Another way to look to address the backlog is to offer assistance to counsel and their clients in resolving the appeal, if not the entire case, through mediation. Many of our cases have been dormant while awaiting their turn before us. Our Civil Appeals Management (CAMP) program, ably presided over by four distinguished retired Justices of our Court, has been able to resolve approximately 50% of the pre-perfected civil appeals assigned to them. We are now going to use Special Masters to conference our backlogged perfected cases in an effort to try to resolve as many as is possible by voluntary agreement. The Special Masters will be retired judges and experienced attorneys who will be asked to devote 90 minutes pro bono to conferencing each assigned case. If the case cannot be resolved but the parties wish to continue settlement discussions, they may engage the Special Master to assist them further. The Special Masters will be assigned on the basis of geography and subject matter expertise. Experienced attorneys interested in participating as a Special Master may submit a letter and resume to me for consideration.

4. Reducing Motions and Extensions of Time

In 2017, the Second Department decided 11,587 motions, by far and away the most, in any of the Departments, to the point being double or nearly double. Viewed another way, we decide on average around 40 to 50 motions every single work day, including such important motions as motions for stays pending appeal. Many motions seek extensions of time to perfect appeals or to submit briefs. We have seen cases in which repetitive motions for extensions have been made, event to the point of the third or fourth motion for an extension of the same filing requirement.

With the advent of the new Uniform Rules for Appellate Division Practice on September 17, 2018, the Second Department has decided to significantly rein in the number and length of extensions, as well as the number of motions for extensions.

Under the new rules, the appellant has six months from the date of the notice of appeal to perfect the appeal; the respondent has 30 days from service to file and serve a brief, and a reply brief must be filed and served within 10 days of service of the respondent’s brief. The new rules provide, that unless the Court directs otherwise in a particular case: (a) the time to perfect an appeal may be extended for 60 days by stipulation or application and for another 30 days by application (for a total of 90 days); b) a respondent’s time can be extended for up to 30 days either by stipulation or application, and two such stipulations or applications may be filed (for total of 60 days), and (c) the time to file a reply brief can be extended for up to 10 days either by stipulation or application, with two such extensions being allowed (for a total of 20 days). Thus, the rules provide explicitly for automatic, or at least semi-automatic, extensions. However, from September 17, 2018 forward, further extensions will no longer be available for the mere asking.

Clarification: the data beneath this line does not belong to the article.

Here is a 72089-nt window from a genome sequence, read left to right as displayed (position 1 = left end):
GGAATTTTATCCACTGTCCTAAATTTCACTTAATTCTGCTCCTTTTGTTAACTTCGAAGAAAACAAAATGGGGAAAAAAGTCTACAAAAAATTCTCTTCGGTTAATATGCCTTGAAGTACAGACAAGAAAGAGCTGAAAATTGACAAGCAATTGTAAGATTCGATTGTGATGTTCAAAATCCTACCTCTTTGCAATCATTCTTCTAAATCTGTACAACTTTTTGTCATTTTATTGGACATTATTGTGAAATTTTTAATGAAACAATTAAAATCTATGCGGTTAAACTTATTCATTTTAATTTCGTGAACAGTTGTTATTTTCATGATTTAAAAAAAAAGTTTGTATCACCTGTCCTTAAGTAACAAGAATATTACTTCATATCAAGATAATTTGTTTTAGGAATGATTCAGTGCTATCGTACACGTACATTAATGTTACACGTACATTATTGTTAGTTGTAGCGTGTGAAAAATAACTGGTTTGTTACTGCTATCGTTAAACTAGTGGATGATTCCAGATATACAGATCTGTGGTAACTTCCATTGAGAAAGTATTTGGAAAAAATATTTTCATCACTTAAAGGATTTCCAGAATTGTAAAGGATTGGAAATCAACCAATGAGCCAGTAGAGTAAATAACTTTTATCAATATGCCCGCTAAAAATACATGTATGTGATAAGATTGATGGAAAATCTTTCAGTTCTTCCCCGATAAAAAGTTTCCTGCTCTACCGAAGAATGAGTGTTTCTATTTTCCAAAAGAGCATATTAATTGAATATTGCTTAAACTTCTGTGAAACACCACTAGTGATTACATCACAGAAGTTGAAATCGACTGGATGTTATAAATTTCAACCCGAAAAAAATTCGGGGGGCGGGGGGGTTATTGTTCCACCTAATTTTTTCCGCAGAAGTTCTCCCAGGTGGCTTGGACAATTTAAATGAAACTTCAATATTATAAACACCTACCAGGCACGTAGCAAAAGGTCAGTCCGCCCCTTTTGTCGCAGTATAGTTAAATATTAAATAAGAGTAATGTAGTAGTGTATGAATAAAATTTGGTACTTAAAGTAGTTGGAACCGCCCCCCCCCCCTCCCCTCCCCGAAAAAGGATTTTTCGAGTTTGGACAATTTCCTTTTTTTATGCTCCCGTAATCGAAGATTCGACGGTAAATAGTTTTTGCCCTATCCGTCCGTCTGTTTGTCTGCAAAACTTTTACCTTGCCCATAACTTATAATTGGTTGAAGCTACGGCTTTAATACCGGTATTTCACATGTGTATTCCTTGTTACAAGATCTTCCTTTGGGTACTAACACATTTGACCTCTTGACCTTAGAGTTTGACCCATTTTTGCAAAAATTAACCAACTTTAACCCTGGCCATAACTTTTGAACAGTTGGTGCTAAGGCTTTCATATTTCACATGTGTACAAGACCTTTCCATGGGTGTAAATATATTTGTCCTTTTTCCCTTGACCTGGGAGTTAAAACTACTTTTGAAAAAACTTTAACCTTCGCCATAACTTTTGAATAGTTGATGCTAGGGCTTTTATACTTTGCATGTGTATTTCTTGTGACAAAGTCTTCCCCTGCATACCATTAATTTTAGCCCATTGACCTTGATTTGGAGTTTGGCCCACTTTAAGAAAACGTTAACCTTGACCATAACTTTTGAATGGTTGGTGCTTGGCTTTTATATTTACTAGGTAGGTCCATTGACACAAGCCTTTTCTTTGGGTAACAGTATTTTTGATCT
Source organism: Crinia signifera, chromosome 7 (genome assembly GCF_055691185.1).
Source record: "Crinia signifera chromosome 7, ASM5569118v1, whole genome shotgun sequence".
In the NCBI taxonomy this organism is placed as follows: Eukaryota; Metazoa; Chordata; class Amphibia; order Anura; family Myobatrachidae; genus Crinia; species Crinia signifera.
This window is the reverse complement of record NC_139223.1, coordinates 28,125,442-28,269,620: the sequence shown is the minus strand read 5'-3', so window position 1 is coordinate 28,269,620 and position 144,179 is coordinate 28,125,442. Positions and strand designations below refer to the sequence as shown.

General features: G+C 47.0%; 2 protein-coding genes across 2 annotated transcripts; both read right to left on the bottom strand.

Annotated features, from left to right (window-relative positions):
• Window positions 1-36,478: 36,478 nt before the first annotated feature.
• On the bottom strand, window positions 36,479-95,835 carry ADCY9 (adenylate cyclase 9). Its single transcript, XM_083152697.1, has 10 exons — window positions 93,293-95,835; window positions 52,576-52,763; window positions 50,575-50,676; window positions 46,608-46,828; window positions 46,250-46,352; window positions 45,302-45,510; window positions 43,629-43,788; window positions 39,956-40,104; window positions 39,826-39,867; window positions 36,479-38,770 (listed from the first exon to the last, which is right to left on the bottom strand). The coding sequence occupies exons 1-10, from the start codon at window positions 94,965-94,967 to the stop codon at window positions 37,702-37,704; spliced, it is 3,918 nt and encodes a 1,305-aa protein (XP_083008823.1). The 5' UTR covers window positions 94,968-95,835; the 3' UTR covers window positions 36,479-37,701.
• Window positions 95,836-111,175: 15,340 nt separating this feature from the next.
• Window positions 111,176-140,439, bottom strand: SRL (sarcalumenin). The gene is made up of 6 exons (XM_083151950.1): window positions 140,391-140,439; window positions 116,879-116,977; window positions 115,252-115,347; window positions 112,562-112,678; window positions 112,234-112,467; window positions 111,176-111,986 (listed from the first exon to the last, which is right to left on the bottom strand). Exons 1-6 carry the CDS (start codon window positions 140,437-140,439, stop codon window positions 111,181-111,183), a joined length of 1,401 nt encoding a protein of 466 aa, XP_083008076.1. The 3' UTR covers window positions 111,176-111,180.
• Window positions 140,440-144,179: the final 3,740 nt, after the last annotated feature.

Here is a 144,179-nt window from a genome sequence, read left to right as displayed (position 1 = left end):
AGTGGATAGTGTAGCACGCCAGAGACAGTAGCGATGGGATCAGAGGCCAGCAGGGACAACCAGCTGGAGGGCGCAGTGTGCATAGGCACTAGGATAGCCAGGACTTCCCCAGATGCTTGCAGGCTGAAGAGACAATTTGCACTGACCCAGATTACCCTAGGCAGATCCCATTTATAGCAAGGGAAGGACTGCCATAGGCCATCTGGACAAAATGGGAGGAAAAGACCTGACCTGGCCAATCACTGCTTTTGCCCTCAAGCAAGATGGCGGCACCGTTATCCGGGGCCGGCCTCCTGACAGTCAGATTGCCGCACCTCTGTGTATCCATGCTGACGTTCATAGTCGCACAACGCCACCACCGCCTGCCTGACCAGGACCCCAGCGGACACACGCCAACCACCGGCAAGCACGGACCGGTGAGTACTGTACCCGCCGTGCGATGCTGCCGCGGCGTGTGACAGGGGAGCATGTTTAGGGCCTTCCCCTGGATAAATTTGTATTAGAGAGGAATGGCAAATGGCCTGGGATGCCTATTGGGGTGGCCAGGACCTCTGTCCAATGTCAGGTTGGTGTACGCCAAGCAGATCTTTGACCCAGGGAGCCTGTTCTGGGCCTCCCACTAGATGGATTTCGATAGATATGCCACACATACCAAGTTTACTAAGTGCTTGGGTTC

Our new local rule on extensions provides that such motions “shall be granted only in limited circumstances and upon a showing of good cause”. Counsel need to take heed of this new, more restrictive approach to extensions, which is necessary in order to both curtail appellate delays and reduce the volume of motions flooding into the Court. While a Bench of the Court will carefully consider each extension motion, I offer a few observations as a general guide to counsel of the change in general perspective, without intending to presage how the Bench might rule on any particular motion.

Many of the extension motions now made are supported by nothing more than a claim that the “press of business” or “large work volume” has prevented the timely completion of the relevant appellate activity. Given the near crushing workload confronting our Court, a generalized plea of “press of business” will likely not engender much sympathy. Similarly, many present extension requests are founded on the pendency of a reargument motion in the trial court and the hope that the reargument motion will be more favorable to the appellant than the original determination. Since relatively few reargument motions are granted, and, if they are, an appeal may still be coming (this time from the other side), our Court may not be as receptive to these requests as it was in the past. While extension motions are, at times, consented to or are unopposed, the Court will still evaluate these on the basis of the new, more restrictive standard, with the result that they may be denied. Extension motions should be confined, as the rule says, to limited circumstances where good cause exists, such as where an unexpected health issue or other unforeseeable event has occurred. Counsel should also recognize that, going forward, any extension granted by the Court will be for no longer than is necessary to address the situation at hand, it being unlikely that the Court will routinely grant successive motions as it has done in the past

5. Conclusion

In summary, the Court is committed to reducing its backlog and is taking a considerable number of actions to hear and decide the cases coming before it in a just and timely way. We seek the cooperation of the Bar as we launch these new initiatives as well as the understanding of the Bar of the reasons why these changes are being implemented. We are open to suggestions and ideas and the actions taken thus far are subject to modification and revision in the light of experience. The Second Department has long been recognized for the quality of its decisions; it’s important that they be rendered timely too.